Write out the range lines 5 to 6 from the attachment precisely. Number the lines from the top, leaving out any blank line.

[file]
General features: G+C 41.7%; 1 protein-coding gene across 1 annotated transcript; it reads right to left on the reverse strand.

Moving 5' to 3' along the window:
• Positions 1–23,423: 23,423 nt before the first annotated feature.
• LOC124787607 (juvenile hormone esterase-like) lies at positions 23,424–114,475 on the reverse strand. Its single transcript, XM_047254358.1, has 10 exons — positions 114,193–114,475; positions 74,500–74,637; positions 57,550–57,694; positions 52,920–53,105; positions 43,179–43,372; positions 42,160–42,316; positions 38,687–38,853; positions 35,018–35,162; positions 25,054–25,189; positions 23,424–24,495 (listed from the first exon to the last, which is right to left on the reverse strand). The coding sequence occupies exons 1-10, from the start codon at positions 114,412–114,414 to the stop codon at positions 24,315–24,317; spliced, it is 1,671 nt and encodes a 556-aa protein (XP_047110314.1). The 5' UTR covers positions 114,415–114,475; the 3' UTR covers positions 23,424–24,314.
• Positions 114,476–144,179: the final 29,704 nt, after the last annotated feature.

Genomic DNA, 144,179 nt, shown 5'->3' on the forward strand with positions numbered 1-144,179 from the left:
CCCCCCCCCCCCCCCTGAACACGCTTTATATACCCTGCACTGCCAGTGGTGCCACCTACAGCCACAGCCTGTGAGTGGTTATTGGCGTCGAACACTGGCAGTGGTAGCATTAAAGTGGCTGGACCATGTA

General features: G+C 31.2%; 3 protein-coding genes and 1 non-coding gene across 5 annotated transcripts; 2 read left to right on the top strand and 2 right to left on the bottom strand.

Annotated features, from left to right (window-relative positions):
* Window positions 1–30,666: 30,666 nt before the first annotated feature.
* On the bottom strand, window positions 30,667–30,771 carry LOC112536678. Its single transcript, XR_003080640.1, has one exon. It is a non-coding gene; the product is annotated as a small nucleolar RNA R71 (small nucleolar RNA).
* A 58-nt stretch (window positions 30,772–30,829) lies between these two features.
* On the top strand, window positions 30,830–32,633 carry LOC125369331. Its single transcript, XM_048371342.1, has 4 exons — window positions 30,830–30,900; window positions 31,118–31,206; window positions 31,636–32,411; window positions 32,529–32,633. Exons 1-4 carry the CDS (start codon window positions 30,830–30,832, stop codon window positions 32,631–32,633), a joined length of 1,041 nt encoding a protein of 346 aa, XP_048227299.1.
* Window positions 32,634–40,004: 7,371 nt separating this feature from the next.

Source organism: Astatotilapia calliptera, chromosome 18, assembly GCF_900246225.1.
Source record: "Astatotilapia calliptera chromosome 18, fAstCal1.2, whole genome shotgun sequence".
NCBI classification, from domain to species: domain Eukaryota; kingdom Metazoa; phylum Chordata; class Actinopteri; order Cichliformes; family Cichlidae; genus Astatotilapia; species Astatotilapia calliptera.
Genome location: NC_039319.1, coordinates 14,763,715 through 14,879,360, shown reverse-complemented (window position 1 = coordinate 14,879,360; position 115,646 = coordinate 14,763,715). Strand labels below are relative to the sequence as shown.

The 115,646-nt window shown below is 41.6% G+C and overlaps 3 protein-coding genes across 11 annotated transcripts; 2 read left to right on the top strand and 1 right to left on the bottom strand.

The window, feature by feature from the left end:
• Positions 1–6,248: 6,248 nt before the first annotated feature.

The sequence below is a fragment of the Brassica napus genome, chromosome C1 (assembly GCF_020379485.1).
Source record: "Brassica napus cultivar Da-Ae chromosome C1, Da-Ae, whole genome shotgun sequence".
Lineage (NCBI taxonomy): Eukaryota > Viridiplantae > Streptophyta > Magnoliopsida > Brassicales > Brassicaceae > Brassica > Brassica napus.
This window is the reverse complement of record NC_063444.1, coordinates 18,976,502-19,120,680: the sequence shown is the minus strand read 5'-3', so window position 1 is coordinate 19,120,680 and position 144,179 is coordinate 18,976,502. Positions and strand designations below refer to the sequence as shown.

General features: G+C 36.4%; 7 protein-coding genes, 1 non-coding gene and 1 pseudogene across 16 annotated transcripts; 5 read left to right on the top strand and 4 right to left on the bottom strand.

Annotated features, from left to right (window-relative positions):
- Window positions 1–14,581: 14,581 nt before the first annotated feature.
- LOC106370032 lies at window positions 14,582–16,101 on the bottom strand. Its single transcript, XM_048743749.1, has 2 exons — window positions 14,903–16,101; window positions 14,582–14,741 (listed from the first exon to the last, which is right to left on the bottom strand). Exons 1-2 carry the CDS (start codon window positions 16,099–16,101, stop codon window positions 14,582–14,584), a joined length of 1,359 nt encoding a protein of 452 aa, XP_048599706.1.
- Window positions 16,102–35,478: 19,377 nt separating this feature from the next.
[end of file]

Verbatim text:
• Positions 114,476–144,179: the final 29,704 nt, after the last annotated feature.

Genomic DNA, 144,179 nt, shown 5'->3' on the forward strand with positions numbered 1-144,179 from the left: